Bloody hell. I haven’t written in weeks. (thanks blog gore for missing me…you are my only true frand!)
So the flu is upon us. My mum calls this morning asking, “What’s the shame in wearing a mask.”
“But what will my office people think?”
“Why are you worried about what they’ll think? When you wear those strange clothes, and those terrible pants where the crotch is at your feet (she makes ali baba pants sound like pervert pants), do you worry about what they think?”
How does she do it? How does a conversation that starts at swine flu end at my appalling taste in clothes?
Anyway, my mum just got her own cell phone. I now have to call on the landline and instruct her how to pick up the mobile. And then call her back on the cell. Hopefully, in another week her dread of the cell should go. Or else like her last phone this one too will disappear into her underwear drawer.
The only bright spot in the newspaper has been the whole Tata initiative of letting women who’ve taken a break from work, rejoin the workforce.
I read an article about it this morning and spotted the ad a week back. It’s brilliant, just the sort of thing you’d expect from the Tata’s. So it got me thinking. Why can’t someone do something similar for the retired?
Take my dad. He’s about 64. He plays a sport every single day. He’s full of beans (touch wood), drives 30 kms to work (touch wood), looks like a movie star (hey, not just because he’s my dad because he just does okay!). He loves his drink, loves to work…and used to be a kick-ass fighter pilot, who had to retire because he turned 58.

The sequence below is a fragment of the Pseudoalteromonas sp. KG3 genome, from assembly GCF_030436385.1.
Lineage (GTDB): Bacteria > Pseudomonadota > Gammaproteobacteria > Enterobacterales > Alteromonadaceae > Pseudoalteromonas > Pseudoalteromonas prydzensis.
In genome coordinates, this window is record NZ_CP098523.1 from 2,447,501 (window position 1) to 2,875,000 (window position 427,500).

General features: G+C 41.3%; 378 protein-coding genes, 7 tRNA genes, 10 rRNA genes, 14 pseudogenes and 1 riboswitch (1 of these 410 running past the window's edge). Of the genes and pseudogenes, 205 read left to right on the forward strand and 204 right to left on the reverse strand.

Isn’t that just crappy? Here we are saying 40 is the new 30. 50 is the new ‘let’s get up and dance.’ 60 is when you’re just beginning to let go of your hang ups and enjoy life – and then we’re just retiring a whole lot of people because they hit 58.
Why? How old is the guy who runs the country dude? How come they don’t have to retire? So why this babu rule for the rest of us? An outdated rule and an outdated retirement age.
And before I go, a quick update on the dance class. Someone there thought I was 22. Tra la la. Okay fine, he’s not a particularly bright guy. But who cares, he still thought I was 22. Tra la la.
those are my senior citizens. when i see them, I always think of the neil diamond song 'forever in blue jeans'. probably because it always played around the house when I was a kid. or probably because " I'd like to say, We'll do okay, Forever in blue jeans" kind of captures what my parents are about. happy go lucky, crazy kids at 64! *Touch wood*
Dude, these are my parents, of course I'm superstitious!